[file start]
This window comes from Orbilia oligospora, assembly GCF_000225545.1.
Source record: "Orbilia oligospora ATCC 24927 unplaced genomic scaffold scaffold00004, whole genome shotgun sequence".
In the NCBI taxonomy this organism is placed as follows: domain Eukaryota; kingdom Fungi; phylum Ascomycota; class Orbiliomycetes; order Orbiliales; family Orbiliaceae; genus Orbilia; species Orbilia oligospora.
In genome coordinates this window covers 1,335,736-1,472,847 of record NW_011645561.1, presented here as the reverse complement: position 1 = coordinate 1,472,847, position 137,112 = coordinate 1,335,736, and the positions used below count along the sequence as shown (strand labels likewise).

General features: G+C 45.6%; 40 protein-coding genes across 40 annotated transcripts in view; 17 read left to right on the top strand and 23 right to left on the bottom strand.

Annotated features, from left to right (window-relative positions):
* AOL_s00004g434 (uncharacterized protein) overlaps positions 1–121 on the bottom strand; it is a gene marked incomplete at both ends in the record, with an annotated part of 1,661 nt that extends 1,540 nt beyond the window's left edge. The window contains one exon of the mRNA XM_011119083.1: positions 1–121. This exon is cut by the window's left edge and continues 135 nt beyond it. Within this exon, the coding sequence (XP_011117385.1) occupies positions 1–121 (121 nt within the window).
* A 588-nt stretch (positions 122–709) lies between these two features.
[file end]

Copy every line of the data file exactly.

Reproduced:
This window comes from Orbilia oligospora, assembly GCF_000225545.1.
Source record: "Orbilia oligospora ATCC 24927 unplaced genomic scaffold scaffold00004, whole genome shotgun sequence".
In the NCBI taxonomy this organism is placed as follows: domain Eukaryota; kingdom Fungi; phylum Ascomycota; class Orbiliomycetes; order Orbiliales; family Orbiliaceae; genus Orbilia; species Orbilia oligospora.
In genome coordinates this window covers 1,335,736-1,472,847 of record NW_011645561.1, presented here as the reverse complement: position 1 = coordinate 1,472,847, position 137,112 = coordinate 1,335,736, and the positions used below count along the sequence as shown (strand labels likewise).

General features: G+C 45.6%; 40 protein-coding genes across 40 annotated transcripts in view; 17 read left to right on the top strand and 23 right to left on the bottom strand.

Annotated features, from left to right (window-relative positions):
* AOL_s00004g434 (uncharacterized protein) overlaps positions 1–121 on the bottom strand; it is a gene marked incomplete at both ends in the record, with an annotated part of 1,661 nt that extends 1,540 nt beyond the window's left edge. The window contains one exon of the mRNA XM_011119083.1: positions 1–121. This exon is cut by the window's left edge and continues 135 nt beyond it. Within this exon, the coding sequence (XP_011117385.1) occupies positions 1–121 (121 nt within the window).
* A 588-nt stretch (positions 122–709) lies between these two features.